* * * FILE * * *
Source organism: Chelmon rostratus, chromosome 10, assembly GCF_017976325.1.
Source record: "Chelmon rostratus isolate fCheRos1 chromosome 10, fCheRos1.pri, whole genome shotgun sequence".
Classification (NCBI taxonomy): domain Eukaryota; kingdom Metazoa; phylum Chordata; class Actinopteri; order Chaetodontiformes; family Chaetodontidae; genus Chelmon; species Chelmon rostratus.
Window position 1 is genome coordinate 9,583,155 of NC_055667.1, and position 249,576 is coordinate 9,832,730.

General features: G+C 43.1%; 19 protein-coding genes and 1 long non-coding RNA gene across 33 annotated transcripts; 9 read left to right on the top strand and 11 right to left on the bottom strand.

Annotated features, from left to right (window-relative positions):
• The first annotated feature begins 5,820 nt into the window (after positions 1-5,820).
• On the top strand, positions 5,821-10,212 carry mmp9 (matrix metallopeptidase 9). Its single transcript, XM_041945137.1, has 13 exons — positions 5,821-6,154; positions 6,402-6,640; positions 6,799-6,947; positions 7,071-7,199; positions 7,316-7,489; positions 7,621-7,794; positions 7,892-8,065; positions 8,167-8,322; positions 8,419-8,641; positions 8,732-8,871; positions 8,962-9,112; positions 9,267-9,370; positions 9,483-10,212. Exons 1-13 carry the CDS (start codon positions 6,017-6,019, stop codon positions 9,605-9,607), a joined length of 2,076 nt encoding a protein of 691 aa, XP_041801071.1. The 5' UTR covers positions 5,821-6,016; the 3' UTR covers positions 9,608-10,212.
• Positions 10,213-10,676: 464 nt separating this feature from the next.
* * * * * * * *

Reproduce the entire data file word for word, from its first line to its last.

Source organism: Chelmon rostratus, chromosome 10, assembly GCF_017976325.1.
Source record: "Chelmon rostratus isolate fCheRos1 chromosome 10, fCheRos1.pri, whole genome shotgun sequence".
Classification (NCBI taxonomy): domain Eukaryota; kingdom Metazoa; phylum Chordata; class Actinopteri; order Chaetodontiformes; family Chaetodontidae; genus Chelmon; species Chelmon rostratus.
Window position 1 is genome coordinate 9,583,155 of NC_055667.1, and position 249,576 is coordinate 9,832,730.

General features: G+C 43.1%; 19 protein-coding genes and 1 long non-coding RNA gene across 33 annotated transcripts; 9 read left to right on the top strand and 11 right to left on the bottom strand.

Annotated features, from left to right (window-relative positions):
• The first annotated feature begins 5,820 nt into the window (after positions 1-5,820).
• On the top strand, positions 5,821-10,212 carry mmp9 (matrix metallopeptidase 9). Its single transcript, XM_041945137.1, has 13 exons — positions 5,821-6,154; positions 6,402-6,640; positions 6,799-6,947; positions 7,071-7,199; positions 7,316-7,489; positions 7,621-7,794; positions 7,892-8,065; positions 8,167-8,322; positions 8,419-8,641; positions 8,732-8,871; positions 8,962-9,112; positions 9,267-9,370; positions 9,483-10,212. Exons 1-13 carry the CDS (start codon positions 6,017-6,019, stop codon positions 9,605-9,607), a joined length of 2,076 nt encoding a protein of 691 aa, XP_041801071.1. The 5' UTR covers positions 5,821-6,016; the 3' UTR covers positions 9,608-10,212.
• Positions 10,213-10,676: 464 nt separating this feature from the next.